1. Position yourself under a pull-up bar. Take hold with an overhand grip (palms facing away from you), usually with a wider hand position (but it can be narrower if preferred).
  2. Lift your feet off the floor to get into the dead hang position.
  3. Brace your core, stick your chest up, and use your back muscles (not your arms!) to pull yourself up toward the bar.
  4. Once your chin clears the bar, hold for a moment, then return to the original position in a controlled manner. 
  5. Keep going for repetitions.

RELATED: How To Do a Pull-Up

wide-grip-pull-up

Benefits of Pull-Ups

  • Pull-ups can be done from practically anywhere because all you really need is a pull-up bar. Most gyms have these or you can buy one for home relatively inexpensively.
  • You can use a resistance band to help make your pull-ups easier or do weighted pull-ups to make them more challenging—check out our article on pull-up progressions for more.
  • Pull-ups hit your core to a greater extent than lat pulldowns. This is because you use your core to stabilize yourself when in the dead hang position and to lift your body weight.
  • You’ll improve your grip strength, which can help with deadlifts, bench presses, overhead presses, and other compound lifts.

Lat Pulldown vs Pull-Up: Which Should You Do?

Okay, let’s get down to it. You know how to do both the lat pulldown and the pull-up with proper form, but which one should you choose? See below for a few factors that could affect your decision:

How Long You’ve Been Training

If you’re a beginner, start with the lat pulldown. Even if you think you could do a few reps of pull-ups, I’d still recommend doing lat pulldowns for a short while. The technique is easier to learn, and the risk of getting injured is lower. If and when you eventually switch to pull-ups, they’ll feel smoother because you’ve already built muscle in your upper back. 

RELATED: Cable Back Workout

Your Fitness Goals

Above, I mentioned that the number of sets and reps is one of the differences between lat pulldowns and pull-ups. If your goal is muscular hypertrophy, then unless you can do out three to five sets of 10 reps on pull-ups—no, neither can I—stick with lat pulldowns. If muscle growth isn’t your goal but strength is, try pull-ups and do fewer reps and sets.

The Equipment You Have Available

Weightlifters training in a commercial gym are likely able to do both exercises. However, for those training at home, you may not have access to a lat pulldown machine (Check out our DIY Lat Pulldown article to craft your own). But you can pick up one of the best pull-up bars and start on pull-ups immediately, or loop a band around your pull-up bar and train pulldowns that way. The resistance band can help you train those muscles until you can access a lat pulldown machine and progress your load.

Man using a DIY lat pulldown

Your Enjoyment Level

Choosing lat pulldown vs pull-up also comes down to your enjoyment levels. I can explain all the benefits of pull-ups, but if you don’t enjoy them, you won’t do them. I believe it makes sense to recommend exercises that people enjoy because they’ll have higher levels of training adherence.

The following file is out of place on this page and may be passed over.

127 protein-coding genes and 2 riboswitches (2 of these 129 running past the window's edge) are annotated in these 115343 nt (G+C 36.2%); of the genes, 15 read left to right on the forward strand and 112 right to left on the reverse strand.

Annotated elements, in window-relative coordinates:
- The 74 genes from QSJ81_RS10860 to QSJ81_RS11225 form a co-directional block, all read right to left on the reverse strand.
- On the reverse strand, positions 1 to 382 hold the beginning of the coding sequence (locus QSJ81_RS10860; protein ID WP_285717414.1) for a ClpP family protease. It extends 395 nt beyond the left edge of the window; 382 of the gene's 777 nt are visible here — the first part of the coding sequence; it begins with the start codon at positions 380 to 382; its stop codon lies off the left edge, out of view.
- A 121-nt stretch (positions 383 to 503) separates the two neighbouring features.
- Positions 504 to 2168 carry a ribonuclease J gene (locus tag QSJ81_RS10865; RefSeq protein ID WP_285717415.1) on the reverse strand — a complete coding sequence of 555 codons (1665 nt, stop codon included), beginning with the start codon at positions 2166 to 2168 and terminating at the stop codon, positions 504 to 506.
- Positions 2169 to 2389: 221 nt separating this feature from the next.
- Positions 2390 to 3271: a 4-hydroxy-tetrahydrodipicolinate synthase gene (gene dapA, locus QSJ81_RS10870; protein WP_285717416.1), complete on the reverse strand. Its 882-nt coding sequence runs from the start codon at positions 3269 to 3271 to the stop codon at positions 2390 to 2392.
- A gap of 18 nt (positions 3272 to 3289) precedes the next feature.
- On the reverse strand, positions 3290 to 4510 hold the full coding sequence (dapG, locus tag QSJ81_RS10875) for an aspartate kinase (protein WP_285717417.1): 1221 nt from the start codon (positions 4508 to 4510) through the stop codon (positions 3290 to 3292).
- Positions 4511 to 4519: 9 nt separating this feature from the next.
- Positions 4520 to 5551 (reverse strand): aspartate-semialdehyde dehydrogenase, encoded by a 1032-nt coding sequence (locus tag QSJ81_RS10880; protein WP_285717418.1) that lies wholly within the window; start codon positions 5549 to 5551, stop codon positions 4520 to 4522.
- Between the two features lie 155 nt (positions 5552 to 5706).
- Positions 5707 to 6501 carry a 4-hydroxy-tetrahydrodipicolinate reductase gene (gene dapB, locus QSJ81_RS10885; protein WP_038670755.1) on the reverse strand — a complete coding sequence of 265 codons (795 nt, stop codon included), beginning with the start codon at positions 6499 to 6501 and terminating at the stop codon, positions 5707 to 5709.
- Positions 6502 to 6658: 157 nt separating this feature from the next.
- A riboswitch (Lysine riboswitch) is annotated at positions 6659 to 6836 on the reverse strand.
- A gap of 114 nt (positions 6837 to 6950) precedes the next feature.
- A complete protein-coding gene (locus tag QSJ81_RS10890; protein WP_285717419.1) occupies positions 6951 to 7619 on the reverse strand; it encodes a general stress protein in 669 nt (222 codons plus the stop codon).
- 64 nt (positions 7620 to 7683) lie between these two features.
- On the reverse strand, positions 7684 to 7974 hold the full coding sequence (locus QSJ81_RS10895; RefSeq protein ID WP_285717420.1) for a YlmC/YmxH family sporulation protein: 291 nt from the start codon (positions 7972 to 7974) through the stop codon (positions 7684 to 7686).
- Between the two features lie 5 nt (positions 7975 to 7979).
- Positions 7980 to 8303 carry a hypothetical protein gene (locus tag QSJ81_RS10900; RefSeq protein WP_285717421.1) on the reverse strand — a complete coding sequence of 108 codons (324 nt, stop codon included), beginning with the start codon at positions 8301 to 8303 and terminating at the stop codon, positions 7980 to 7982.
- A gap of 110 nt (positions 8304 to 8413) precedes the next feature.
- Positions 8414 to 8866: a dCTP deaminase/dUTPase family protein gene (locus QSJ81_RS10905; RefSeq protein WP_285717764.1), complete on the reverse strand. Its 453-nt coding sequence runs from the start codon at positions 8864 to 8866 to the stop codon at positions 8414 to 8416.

But if your question is: “Do you need to pick?” I don’t believe so. Lat pulldowns and pull-ups are two of the most popular back exercises for a reason—they both work. I do both exercises with clients. Either we do lat pulldowns on one day and pull-ups on another, or we do both in the same session. Unless there’s a reason preventing one over the other, I believe the answer to “Which exercise should you do?“ is both.  

Lat Pulldown vs Pull-Up: Final Thoughts

When it comes to lat pulldowns vs pull-ups, the jury is out. Both exercises have similarities (compound movements, activate the same muscle groups, and offer several grip positions) and differences, including the difficulty level and the number of repetitions and sets you can perform. 

Equipment, preference, fitness level, and training goals also may affect your decision, but I suggest including both exercises in your workout routine.

Lat Pulldown vs Pull-Up: FAQs

Are pull-ups better than lat pulldowns?

The short answer is no. As a certified personal trainer (CPT), I wouldn’t say pull-ups are better than lat pulldowns—they’re just different. Both are compound movements and work the same muscle groups. However, pull-ups are a bodyweight exercise and more difficult. Therefore, most people can do fewer reps and sets on pull-ups compared to lat pulldowns. With that said, I would include both exercises in any workout program when possible.

Can I replace lat pulldowns with pull-ups?

If you’re not enjoying lat pulldowns or don’t have access to a lat pulldown machine, then yes, you can replace lat pulldowns with pull-ups. Both exercises target the same muscle groups. 

However, before you do, consider your fitness goals and training age. If you’re a beginner, I wouldn’t replace lat pulldowns with pull-ups because lat pulldowns are safer and more manageable. If you’re used to doing eight to 12 reps on lat pulldowns for hypertrophy, and you can’t match this with pull-ups, you might want to wait before fully replacing lat pulldowns with pull-ups.  

Are pull-ups good for lats?

Yes, pull-ups are great for the lats, biceps, core, and other muscles in your upper back, including the rhomboids, traps, and teres major and minor. Although there are several great exercises for the lats (for example, lat pulldowns, one-arm dumbbell rows, barbell rows, and more), pull-ups are one of my favorites.

References

  1. Signorile JF, Zink AJ, Szwed SP. A comparative electromyographical investigation of muscle utilization patterns using various hand positions during the lat pull-down. J Strength Cond Res. 2002 Nov;16(4):539-46. PMID: 12423182.